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Carl XII. had ordered the fortification of the harbour of Stromstad, nine miles south of the mouth of the Ide Fjord, which formed the boundary between Sweden and Norway. His object, of course, was to obtain a good base for operations against Norway, and it therefore became necessary for the Danes to try and prevent this. Tordenskjold decided to attack, and if possible to destroy the incomplete fortifications. On July 4th he left Frederikstad with the following force :
Battleships, Laaland 50, Fyen 50, Gotteborg 42;
Prams, Hjaelper 46, Ark Noa 34;
Galleys, Fredericus IV. fra Arendal 7, Fredericus IV. 7, Sophia 7, Charlotte Amalia 7, Prinds Carl 7, Prinds Christian 7, Louisa fra Arendal 7;
Half galleys, Achilles 5, Pollux 5.
As in the case of the Gothenburg attack the idea of surprise fell through. The weather proved unfavourable, and the prams and galleys were forced to anchor some fifteen miles from their destination. Tordenskjold, however, went on with the battleships and anchored on July 15th outside Stromstad, thus, of course, giving the alarm. Why he did this is difficult to understand. He explained later that this was the only safe anchorage for his battleships, but he almost certainly could have put back towards Frederikstad or gone on out to sea, and either course would have been better than appearing off Stromstad and giving the alarm before he was ready to strike. Further, the wind now fell altogether, and the current was so strong that the galleys with the two prams in tow made hardly any progress. The interval was utilised by the Swedes in perfecting their defences, which consisted of three batteries. On the island Lalholm, in the middle of the harbour, just in front of the town, they had built the Carolus battery of fourteen 18-pounders, while north and south of the town were two others of three 18-pounders each, so situated as to deliver a converging fire.
|Ships of the Line, |
Peter Jansen Wessel TordenskjoldDanish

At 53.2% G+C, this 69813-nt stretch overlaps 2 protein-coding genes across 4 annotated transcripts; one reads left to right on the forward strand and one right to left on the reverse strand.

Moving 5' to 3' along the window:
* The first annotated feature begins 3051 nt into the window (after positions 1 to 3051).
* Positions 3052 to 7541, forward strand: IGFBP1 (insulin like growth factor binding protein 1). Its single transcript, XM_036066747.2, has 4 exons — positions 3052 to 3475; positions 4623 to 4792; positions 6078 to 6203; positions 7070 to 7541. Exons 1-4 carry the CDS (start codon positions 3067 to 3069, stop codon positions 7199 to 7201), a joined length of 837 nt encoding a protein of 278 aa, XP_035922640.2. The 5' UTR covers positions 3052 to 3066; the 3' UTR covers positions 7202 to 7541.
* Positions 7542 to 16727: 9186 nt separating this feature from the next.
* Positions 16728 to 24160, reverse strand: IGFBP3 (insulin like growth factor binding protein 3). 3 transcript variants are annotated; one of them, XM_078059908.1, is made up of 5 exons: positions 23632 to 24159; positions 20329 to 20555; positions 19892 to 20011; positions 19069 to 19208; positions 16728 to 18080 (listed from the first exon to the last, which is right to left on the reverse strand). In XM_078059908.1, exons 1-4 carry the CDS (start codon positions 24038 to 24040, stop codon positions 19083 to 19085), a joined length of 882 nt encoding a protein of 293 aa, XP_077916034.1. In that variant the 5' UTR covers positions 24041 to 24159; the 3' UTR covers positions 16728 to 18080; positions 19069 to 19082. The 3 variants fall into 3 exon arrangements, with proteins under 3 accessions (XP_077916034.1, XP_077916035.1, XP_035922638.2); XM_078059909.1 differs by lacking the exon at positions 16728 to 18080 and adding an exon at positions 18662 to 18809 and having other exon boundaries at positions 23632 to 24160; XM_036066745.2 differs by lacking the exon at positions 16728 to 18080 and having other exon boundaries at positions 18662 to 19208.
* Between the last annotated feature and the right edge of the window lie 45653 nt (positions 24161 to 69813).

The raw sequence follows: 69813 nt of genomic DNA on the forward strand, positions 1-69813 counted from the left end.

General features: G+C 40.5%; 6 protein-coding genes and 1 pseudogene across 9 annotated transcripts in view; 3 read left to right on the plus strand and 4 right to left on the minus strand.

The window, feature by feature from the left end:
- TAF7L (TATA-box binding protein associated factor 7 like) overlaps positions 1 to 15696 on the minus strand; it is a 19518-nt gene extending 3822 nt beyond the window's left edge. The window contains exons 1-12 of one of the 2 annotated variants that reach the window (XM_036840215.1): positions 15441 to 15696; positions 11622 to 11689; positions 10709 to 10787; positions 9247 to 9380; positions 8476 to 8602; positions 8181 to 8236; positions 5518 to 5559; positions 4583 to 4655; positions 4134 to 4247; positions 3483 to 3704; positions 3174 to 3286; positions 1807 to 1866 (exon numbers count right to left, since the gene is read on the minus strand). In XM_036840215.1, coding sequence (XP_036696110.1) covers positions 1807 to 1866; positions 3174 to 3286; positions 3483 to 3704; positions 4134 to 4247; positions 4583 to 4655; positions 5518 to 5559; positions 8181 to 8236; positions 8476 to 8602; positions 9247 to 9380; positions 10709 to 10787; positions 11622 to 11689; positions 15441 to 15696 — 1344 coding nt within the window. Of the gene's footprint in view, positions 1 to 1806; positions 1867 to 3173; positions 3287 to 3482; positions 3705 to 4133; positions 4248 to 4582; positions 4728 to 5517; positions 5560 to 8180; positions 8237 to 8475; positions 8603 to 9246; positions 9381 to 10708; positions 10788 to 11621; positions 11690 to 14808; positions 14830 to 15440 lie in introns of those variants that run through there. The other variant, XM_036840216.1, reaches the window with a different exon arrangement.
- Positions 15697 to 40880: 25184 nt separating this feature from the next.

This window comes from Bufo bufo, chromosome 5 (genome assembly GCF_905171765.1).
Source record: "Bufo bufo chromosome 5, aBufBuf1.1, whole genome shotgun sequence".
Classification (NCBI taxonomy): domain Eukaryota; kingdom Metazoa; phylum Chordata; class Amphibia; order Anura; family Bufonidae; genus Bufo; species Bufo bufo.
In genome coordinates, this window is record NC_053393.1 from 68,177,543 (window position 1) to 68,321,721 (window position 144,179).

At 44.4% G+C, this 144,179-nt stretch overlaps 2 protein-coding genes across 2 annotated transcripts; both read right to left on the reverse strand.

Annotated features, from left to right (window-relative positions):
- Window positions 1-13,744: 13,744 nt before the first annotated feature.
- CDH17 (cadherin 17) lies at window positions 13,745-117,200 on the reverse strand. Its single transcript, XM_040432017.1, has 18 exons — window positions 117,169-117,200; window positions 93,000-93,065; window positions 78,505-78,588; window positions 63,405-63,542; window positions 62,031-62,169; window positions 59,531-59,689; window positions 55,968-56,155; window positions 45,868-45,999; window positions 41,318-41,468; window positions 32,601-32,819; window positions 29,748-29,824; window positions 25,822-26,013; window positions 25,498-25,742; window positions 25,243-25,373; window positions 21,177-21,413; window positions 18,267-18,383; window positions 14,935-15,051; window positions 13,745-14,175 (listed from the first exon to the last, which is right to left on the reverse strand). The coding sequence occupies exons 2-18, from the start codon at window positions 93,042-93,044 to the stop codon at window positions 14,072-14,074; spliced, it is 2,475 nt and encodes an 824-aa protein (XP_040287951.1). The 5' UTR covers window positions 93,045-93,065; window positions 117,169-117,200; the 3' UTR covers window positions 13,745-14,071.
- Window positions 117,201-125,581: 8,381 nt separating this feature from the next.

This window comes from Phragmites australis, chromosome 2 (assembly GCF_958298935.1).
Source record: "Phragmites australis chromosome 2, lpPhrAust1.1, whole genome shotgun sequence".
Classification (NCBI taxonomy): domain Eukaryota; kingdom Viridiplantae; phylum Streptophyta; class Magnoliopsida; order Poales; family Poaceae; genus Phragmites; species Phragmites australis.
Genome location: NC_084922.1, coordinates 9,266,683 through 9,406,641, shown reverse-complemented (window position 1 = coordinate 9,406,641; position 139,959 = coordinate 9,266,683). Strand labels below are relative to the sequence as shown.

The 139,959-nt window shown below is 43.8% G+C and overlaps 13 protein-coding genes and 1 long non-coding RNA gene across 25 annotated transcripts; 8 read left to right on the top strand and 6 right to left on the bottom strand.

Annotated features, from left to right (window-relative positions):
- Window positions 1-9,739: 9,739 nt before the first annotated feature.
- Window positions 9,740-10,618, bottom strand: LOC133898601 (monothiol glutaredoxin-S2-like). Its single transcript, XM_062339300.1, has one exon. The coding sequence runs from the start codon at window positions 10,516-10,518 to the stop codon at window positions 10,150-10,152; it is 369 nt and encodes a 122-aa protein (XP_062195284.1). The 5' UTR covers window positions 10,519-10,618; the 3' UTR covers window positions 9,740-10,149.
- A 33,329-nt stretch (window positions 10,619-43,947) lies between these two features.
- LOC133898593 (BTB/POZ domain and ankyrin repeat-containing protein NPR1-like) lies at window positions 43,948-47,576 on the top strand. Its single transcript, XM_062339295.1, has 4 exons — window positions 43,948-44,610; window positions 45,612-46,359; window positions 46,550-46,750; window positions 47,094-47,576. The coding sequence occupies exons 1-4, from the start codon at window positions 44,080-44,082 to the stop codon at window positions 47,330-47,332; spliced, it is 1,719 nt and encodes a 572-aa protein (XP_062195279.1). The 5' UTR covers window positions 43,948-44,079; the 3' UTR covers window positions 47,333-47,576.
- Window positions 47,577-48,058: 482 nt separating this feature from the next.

At last, in the evening of the 18th, the Ark Noa and four galleys arrived, and hearing that the Hjaelper and the other galleys were only a short distance behind Tordenskjold resolved to attack at once. About midnight the ships began to warp into the harbour, and at one o'clock the Ark Noa 34 opened fire from her position between the Carolus and southern batteries. For a long time she was unsupported, and was at last obliged to leave her station and take refuge behind a small island. Meanwhile, the battleships, with Tordenskjold in the Laaland 50 leading, were slowly warping in and suffer- ing considerably without being able to reply, but by 4.30 a.m. they were in position opposite the Carolus battery, and in full action. Before this the Ark Noa, with her casualties filled up from the galleys, had returned to her place, and opened fire again, but was unable to sustain the tremendous fire to which she was exposed. The galleys supporting her were driven out of action, her captain Grib was severely wounded, and finally, leaking badly from waterline shots, she had to retire a second time, and was only saved from sinking by being given a list to the uninjured side. The battleships were more successful. Twice they silenced the guns of the Carolus battery, but each time fresh men were sent from the mainland by the bridge, which, now that the Ark Noa had withdrawn, was again safe to cross. Still, soon after six the fort's magazine blew up, and though the works were not seriously hurt, fire had to be suspended until the arrival of more powder. At the same moment the Hjaelper and the other five galleys appeared at the harbour mouth. Tordenskjold decided to try and storm the Carolus battery, and with 300 soldiers in his four galleys he advanced, leading the attack in the Sophia. The Fredericus IV. and Fredericus IV. fra Arendal went aground before getting into close range, but the Sophia and Prinds Carl pressed on. Running in close to the island, they were just about to land their troops when a battalion of Swedish troops, previously hidden, opened fire on them. The slaughter was tremendous. Torkenskjold, himself wounded twice, was taken unconscious back to the Laaland, and the two galleys were left where they were, with such of their crews as survived 184 NAVAL WARS IN THE BALTIC. taking refuge below. It was now about eight o'clock. After a short period of unconsciousness, Tordenskjold came to his senses, and at once began to see about the rescue of the two galleys. Woodroff, a cadet, with two sailors in a dinghy, succeeded, in spite of the heavy fire, in taking a tow-rope to the Sophia, but the saving of the Prinds Carl was a more difficult business. Of her entire crew only her captain, Helmieh, and one sailor were left unhurt, and they had been driven below. A Swedish sailor waded out with a rope to secure her, but was shot by Helmieh, and at the same time the Danish sailor running aloft cut the lashings of one of her sails. This proved enough to move her just clear of the shore, and, though she was still within close range, Wulff, captain of the Pollux 5 managed to get close enough to pass a line, and she was towed into safety. This was the end of the action. The Danes withdraw with a loss of ninety-six killed and 246 wounded, patched up their damages, and sailed next morning for Frederikstad. The Swedish loss was twenty killed and 100 wounded.